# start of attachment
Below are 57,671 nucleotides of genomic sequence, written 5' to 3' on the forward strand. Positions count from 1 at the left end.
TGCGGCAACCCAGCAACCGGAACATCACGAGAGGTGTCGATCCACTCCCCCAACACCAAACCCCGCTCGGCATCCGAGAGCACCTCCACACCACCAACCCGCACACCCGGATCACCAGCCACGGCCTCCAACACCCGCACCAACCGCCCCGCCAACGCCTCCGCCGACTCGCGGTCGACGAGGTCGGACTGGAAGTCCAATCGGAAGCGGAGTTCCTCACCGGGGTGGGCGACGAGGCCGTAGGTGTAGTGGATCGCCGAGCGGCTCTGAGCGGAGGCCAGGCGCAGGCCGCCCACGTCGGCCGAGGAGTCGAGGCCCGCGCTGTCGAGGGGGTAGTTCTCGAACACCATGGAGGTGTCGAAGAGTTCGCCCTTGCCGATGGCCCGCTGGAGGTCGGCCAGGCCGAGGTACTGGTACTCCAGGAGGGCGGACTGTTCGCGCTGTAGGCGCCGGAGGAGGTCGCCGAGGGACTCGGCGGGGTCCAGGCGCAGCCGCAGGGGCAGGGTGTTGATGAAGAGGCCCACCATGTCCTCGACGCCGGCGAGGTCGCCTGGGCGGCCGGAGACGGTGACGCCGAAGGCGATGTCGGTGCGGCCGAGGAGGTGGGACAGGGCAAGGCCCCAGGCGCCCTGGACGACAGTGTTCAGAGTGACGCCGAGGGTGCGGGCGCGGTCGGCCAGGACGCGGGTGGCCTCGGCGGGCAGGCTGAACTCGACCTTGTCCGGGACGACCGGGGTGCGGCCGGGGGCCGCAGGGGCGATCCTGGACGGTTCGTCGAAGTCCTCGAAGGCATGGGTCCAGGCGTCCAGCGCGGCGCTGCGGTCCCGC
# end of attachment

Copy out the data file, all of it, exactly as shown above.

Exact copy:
Below are 57,671 nucleotides of genomic sequence, written 5' to 3' on the forward strand. Positions count from 1 at the left end.
TGCGGCAACCCAGCAACCGGAACATCACGAGAGGTGTCGATCCACTCCCCCAACACCAAACCCCGCTCGGCATCCGAGAGCACCTCCACACCACCAACCCGCACACCCGGATCACCAGCCACGGCCTCCAACACCCGCACCAACCGCCCCGCCAACGCCTCCGCCGACTCGCGGTCGACGAGGTCGGACTGGAAGTCCAATCGGAAGCGGAGTTCCTCACCGGGGTGGGCGACGAGGCCGTAGGTGTAGTGGATCGCCGAGCGGCTCTGAGCGGAGGCCAGGCGCAGGCCGCCCACGTCGGCCGAGGAGTCGAGGCCCGCGCTGTCGAGGGGGTAGTTCTCGAACACCATGGAGGTGTCGAAGAGTTCGCCCTTGCCGATGGCCCGCTGGAGGTCGGCCAGGCCGAGGTACTGGTACTCCAGGAGGGCGGACTGTTCGCGCTGTAGGCGCCGGAGGAGGTCGCCGAGGGACTCGGCGGGGTCCAGGCGCAGCCGCAGGGGCAGGGTGTTGATGAAGAGGCCCACCATGTCCTCGACGCCGGCGAGGTCGCCTGGGCGGCCGGAGACGGTGACGCCGAAGGCGATGTCGGTGCGGCCGAGGAGGTGGGACAGGGCAAGGCCCCAGGCGCCCTGGACGACAGTGTTCAGAGTGACGCCGAGGGTGCGGGCGCGGTCGGCCAGGACGCGGGTGGCCTCGGCGGGCAGGCTGAACTCGACCTTGTCCGGGACGACCGGGGTGCGGCCGGGGGCCGCAGGGGCGATCCTGGACGGTTCGTCGAAGTCCTCGAAGGCATGGGTCCAGGCGTCCAGCGCGGCGCTGCGGTCCCGC